Cortical development & plasticity in the FMRP KO mouse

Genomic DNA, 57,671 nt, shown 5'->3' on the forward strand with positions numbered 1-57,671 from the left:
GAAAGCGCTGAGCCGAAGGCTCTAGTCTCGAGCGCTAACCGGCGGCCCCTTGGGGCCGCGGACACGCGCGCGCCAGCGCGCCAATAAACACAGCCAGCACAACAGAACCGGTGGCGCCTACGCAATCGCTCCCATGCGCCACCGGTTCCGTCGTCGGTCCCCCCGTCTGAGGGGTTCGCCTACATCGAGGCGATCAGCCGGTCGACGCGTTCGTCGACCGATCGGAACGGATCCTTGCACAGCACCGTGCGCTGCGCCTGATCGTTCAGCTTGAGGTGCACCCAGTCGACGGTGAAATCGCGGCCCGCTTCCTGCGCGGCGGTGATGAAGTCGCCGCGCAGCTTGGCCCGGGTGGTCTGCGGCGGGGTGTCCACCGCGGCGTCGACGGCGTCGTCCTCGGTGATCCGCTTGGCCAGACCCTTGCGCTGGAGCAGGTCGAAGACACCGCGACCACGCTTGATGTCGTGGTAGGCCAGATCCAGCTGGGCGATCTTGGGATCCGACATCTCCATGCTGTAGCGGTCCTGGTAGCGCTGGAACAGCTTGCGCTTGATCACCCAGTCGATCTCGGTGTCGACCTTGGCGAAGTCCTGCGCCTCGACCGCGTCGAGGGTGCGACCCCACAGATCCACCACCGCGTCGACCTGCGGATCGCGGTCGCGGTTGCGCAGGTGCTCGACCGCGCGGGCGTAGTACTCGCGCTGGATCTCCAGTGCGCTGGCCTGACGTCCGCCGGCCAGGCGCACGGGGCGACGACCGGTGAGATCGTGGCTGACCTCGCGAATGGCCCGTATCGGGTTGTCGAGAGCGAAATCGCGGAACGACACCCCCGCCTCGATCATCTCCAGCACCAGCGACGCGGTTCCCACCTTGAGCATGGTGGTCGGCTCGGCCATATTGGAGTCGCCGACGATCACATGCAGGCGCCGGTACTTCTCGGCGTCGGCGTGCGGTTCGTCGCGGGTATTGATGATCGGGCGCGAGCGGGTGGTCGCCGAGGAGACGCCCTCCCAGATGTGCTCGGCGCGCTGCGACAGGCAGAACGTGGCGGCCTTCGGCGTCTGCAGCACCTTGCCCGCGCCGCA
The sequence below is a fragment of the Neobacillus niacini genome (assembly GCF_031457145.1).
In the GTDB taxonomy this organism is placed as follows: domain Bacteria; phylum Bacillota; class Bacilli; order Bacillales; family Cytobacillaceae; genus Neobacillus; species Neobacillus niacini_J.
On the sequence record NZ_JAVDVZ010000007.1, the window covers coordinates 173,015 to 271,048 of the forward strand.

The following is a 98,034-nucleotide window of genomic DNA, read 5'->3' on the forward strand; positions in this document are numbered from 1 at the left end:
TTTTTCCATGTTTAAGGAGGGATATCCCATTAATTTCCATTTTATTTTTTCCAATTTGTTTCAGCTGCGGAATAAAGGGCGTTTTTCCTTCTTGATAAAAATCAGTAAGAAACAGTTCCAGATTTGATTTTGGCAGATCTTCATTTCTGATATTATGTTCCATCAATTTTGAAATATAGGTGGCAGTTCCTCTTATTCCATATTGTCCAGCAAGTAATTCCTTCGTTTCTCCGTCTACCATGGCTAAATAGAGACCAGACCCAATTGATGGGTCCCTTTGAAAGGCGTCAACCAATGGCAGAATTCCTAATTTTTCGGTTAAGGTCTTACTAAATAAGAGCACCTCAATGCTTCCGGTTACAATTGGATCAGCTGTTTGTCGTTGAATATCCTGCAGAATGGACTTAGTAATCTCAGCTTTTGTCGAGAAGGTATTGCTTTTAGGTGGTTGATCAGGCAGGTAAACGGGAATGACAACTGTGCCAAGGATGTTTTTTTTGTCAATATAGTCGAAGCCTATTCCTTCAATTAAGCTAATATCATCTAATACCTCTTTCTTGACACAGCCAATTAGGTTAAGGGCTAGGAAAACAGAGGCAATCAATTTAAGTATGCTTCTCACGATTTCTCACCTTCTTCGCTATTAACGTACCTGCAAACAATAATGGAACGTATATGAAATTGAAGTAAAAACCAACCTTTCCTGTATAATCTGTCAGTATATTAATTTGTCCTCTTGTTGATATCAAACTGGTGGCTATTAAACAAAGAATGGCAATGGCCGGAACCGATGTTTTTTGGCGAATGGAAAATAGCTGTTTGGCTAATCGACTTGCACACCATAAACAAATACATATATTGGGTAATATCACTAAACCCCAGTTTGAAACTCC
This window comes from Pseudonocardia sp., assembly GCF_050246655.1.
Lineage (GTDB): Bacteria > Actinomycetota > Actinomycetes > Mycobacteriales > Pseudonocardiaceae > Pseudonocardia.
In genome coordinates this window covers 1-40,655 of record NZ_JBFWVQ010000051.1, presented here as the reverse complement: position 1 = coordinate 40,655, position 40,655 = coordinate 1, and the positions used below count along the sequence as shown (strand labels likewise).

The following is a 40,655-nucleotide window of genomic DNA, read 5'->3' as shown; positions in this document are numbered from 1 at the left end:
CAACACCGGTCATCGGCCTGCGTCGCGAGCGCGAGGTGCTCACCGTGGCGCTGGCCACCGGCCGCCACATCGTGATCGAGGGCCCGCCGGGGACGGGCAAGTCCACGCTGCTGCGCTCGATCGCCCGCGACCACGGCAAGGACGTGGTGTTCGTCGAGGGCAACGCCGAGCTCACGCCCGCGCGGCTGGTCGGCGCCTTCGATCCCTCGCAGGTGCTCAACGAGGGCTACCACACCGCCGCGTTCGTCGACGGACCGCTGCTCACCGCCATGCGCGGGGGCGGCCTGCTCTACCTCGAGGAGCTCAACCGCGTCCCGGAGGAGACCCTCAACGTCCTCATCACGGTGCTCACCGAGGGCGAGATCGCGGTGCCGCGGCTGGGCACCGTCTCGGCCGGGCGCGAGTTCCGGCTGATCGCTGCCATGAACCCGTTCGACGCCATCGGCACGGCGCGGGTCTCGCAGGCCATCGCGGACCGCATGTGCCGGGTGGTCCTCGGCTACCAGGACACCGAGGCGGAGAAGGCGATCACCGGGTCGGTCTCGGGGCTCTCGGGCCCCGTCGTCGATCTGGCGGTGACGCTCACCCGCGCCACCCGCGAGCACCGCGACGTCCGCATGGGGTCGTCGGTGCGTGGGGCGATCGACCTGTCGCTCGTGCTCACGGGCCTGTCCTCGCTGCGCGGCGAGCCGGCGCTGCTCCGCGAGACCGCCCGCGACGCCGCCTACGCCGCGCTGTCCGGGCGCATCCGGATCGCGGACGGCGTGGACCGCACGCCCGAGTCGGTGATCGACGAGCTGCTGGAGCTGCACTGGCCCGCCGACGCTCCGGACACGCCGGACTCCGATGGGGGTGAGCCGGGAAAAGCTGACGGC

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Autism is one of the leading causes of human intellectual disability (ID). More than 1% of the human population has autism spectrum disorders (ASDs), and it has been estimated that over 50% of those with ASDs also have ID. Fragile X syndrome (FXS) is the most common inherited form of mental retardation and is the leading known genetic cause of autism, affecting approximately 1 in 4000 males and 1 in 8000 females. Approximately 30% of boys with FXS will be diagnosed with autism in their later lives. The cause of FXS is through an over-expansion of the CGG trinucleotide repeat located at the 5’ untranslated region of the FMR1 gene, leading to hypermethylation of the surrounding sequence and eventually partially or fully silencing of the gene. Therefore, the protein product of the gene, fragile X mental retardation protein (FMRP), is reduced or missing. As a single-gene disorder, FXS offers a scientifically tractable way to examine the underlying mechanism of the disease and also shed some light on understanding ASD and ID. The mouse model of FXS (Fmr1−/y mice) is widely accepted and used as a good model, offering good structural and face validity. Since a primary deficit of FXS is believed to be altered neuronal communication, in this thesis I examined white matter tract and dendritic spine abnormalities in the mouse model of FXS. Loss of FMRP does not alter the gross morphology of the white matter. However, recent brain imaging studies indicated that loss of FMRP could lead to some minute abnormalities in different major white matter tracts in the human brain. The gross white matter morphology and myelination was unaltered in the Fmr1−/y mice, however, a small but significant increase of axon diameter in the corpus callosum (CC) was found compared to wild-type (WT) controls. Our computation model suggested that the increase of axon diameter in the Fmr1−/y mice could lead to an increase of conduction velocity in these animals. One of the key phenotypes reported previously in the loss of FMRP is the increase of “immature” dendritic spines. The increase of long and thin spines was reported in several brain regions including the somatosensory cortex and visual cortex in both FXS patients and the mouse model of FXS. Although recent studies which employed state-of-the-art microscopy techniques suggested that only minute differences were noticed between the WT and Fmr1−/y mice. In agreement with previous findings, I found an increase of dendritic spine density in the visual cortex in the Fmr1−/y mice, and spine morphology was also different between the two genotypes. We found that the spine head diameter is significantly increased in the CA1 area of the apical dendrites of the Fmr1−/y mice compared to WT controls. Dendritic spine length is also significantly increased in the same region of the Fmr1−/y mice. However, apical spine head size does not alter between the two genotypes in the V1 region of the visual cortex, and spine length is significantly decreased in the Fmr1−/y mice compared to WT animals in this region. Lovastatin, a drug known as one of the 3-hydroxy-3-methyl-glutaryl-CoA (HMG-CoA) reductase inhibitors, functions as a modulator of the mitogen-activated protein kinases (MAPK) pathway through inhibiting Ras farnesylation, was used in an attempt to rescue the dendritic spine abnormalities in the Fmr1−/y mice. Mice lacking FMRP are susceptible to audiogenic seizure (AGS). Previous work has shown that 48 hr of lovastatin treatment reduced the incidence of AGS in the Fmr1−/y mice. However, chronic lovastatin treatment failed to rescue the spine density and morphology abnormalities in the Fmr1−/y mice. Mouse models are invaluable tools for modelling human diseases. However inter-strain differences have often confounded results between laboratories. In my final Chapter of this thesis, I compared two commonly used C57BL/6 substrains of mice by recording their electrophysiological responses to visual stimuli in vivo. I found a significant increase of high-frequency gamma power in adult C57BL/6JOla mice, and this phenomenon was reduced during the critical period. My results suggested that the C57BL/6JOla substrain has a significant stronger overall inhibitory network activity in the visual cortex than the C57BL/6J substrain. This is in good agreement with previous findings showing a lack of open-eye potentiation to monocular deprivation in the C57BL/6JOla substrain, and highlights the need for appropriate choice of mouse strain when studying neurodevelopmental models. They also give valuable insights into the genetic mechanisms that permit experience-dependent developmental plasticity. In summary, these findings give us a better understanding of the fine structure abnormalities of the Fmr1−/y mice, which in turn can benefit future discoveries of the underlying mechanisms of neurodevelopmental disorders such as ID and ASDs.